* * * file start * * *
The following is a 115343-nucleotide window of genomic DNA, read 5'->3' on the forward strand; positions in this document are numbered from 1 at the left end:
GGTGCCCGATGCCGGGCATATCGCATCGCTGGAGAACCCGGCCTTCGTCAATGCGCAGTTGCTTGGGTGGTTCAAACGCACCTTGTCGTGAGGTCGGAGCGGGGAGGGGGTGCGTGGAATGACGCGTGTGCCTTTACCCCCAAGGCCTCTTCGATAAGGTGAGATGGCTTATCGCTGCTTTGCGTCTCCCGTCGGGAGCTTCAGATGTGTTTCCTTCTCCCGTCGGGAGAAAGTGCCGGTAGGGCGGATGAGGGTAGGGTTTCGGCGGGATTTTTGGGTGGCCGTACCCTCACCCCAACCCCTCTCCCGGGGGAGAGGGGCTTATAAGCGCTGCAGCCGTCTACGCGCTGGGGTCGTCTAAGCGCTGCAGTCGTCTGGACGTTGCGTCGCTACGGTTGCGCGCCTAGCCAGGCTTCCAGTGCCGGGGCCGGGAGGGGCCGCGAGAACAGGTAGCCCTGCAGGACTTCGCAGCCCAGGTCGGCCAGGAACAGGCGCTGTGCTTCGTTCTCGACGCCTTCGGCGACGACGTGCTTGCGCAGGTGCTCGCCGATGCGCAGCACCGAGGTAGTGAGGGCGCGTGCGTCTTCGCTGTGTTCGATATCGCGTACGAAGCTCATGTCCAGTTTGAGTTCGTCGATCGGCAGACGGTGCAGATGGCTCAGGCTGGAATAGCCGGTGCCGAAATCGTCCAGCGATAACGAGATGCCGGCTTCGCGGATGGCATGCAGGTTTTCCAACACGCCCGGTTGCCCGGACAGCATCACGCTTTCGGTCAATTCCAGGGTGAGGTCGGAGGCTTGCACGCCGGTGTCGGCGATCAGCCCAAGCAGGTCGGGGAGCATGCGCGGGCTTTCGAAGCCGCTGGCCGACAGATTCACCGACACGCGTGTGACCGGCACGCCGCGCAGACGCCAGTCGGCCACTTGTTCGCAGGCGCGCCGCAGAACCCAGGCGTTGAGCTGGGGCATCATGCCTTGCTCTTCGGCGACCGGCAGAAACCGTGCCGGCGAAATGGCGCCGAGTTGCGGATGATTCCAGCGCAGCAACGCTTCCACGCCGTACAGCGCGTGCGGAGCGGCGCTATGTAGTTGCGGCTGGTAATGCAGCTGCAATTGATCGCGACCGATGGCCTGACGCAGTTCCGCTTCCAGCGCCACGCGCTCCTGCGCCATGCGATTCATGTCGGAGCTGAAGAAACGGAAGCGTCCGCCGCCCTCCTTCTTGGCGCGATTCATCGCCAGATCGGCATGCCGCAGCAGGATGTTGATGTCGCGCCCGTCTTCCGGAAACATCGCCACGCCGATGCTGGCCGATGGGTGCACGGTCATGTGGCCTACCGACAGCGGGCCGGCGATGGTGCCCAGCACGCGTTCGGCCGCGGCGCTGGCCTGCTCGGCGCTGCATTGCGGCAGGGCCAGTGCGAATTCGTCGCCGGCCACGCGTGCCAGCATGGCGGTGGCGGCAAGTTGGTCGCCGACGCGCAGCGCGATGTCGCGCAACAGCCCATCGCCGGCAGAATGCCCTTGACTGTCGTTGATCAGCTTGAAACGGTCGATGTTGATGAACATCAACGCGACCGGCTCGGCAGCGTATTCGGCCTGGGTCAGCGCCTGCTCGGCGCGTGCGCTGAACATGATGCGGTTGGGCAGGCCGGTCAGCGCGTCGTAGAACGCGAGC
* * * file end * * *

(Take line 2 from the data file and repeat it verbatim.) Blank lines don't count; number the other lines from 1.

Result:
GGTGCCCGATGCCGGGCATATCGCATCGCTGGAGAACCCGGCCTTCGTCAATGCGCAGTTGCTTGGGTGGTTCAAACGCACCTTGTCGTGAGGTCGGAGCGGGGAGGGGGTGCGTGGAATGACGCGTGTGCCTTTACCCCCAAGGCCTCTTCGATAAGGTGAGATGGCTTATCGCTGCTTTGCGTCTCCCGTCGGGAGCTTCAGATGTGTTTCCTTCTCCCGTCGGGAGAAAGTGCCGGTAGGGCGGATGAGGGTAGGGTTTCGGCGGGATTTTTGGGTGGCCGTACCCTCACCCCAACCCCTCTCCCGGGGGAGAGGGGCTTATAAGCGCTGCAGCCGTCTACGCGCTGGGGTCGTCTAAGCGCTGCAGTCGTCTGGACGTTGCGTCGCTACGGTTGCGCGCCTAGCCAGGCTTCCAGTGCCGGGGCCGGGAGGGGCCGCGAGAACAGGTAGCCCTGCAGGACTTCGCAGCCCAGGTCGGCCAGGAACAGGCGCTGTGCTTCGTTCTCGACGCCTTCGGCGACGACGTGCTTGCGCAGGTGCTCGCCGATGCGCAGCACCGAGGTAGTGAGGGCGCGTGCGTCTTCGCTGTGTTCGATATCGCGTACGAAGCTCATGTCCAGTTTGAGTTCGTCGATCGGCAGACGGTGCAGATGGCTCAGGCTGGAATAGCCGGTGCCGAAATCGTCCAGCGATAACGAGATGCCGGCTTCGCGGATGGCATGCAGGTTTTCCAACACGCCCGGTTGCCCGGACAGCATCACGCTTTCGGTCAATTCCAGGGTGAGGTCGGAGGCTTGCACGCCGGTGTCGGCGATCAGCCCAAGCAGGTCGGGGAGCATGCGCGGGCTTTCGAAGCCGCTGGCCGACAGATTCACCGACACGCGTGTGACCGGCACGCCGCGCAGACGCCAGTCGGCCACTTGTTCGCAGGCGCGCCGCAGAACCCAGGCGTTGAGCTGGGGCATCATGCCTTGCTCTTCGGCGACCGGCAGAAACCGTGCCGGCGAAATGGCGCCGAGTTGCGGATGATTCCAGCGCAGCAACGCTTCCACGCCGTACAGCGCGTGCGGAGCGGCGCTATGTAGTTGCGGCTGGTAATGCAGCTGCAATTGATCGCGACCGATGGCCTGACGCAGTTCCGCTTCCAGCGCCACGCGCTCCTGCGCCATGCGATTCATGTCGGAGCTGAAGAAACGGAAGCGTCCGCCGCCCTCCTTCTTGGCGCGATTCATCGCCAGATCGGCATGCCGCAGCAGGATGTTGATGTCGCGCCCGTCTTCCGGAAACATCGCCACGCCGATGCTGGCCGATGGGTGCACGGTCATGTGGCCTACCGACAGCGGGCCGGCGATGGTGCCCAGCACGCGTTCGGCCGCGGCGCTGGCCTGCTCGGCGCTGCATTGCGGCAGGGCCAGTGCGAATTCGTCGCCGGCCACGCGTGCCAGCATGGCGGTGGCGGCAAGTTGGTCGCCGACGCGCAGCGCGATGTCGCGCAACAGCCCATCGCCGGCAGAATGCCCTTGACTGTCGTTGATCAGCTTGAAACGGTCGATGTTGATGAACATCAACGCGACCGGCTCGGCAGCGTATTCGGCCTGGGTCAGCGCCTGCTCGGCGCGTGCGCTGAACATGATGCGGTTGGGCAGGCCGGTCAGCGCGTCGTAGAACGCGAGC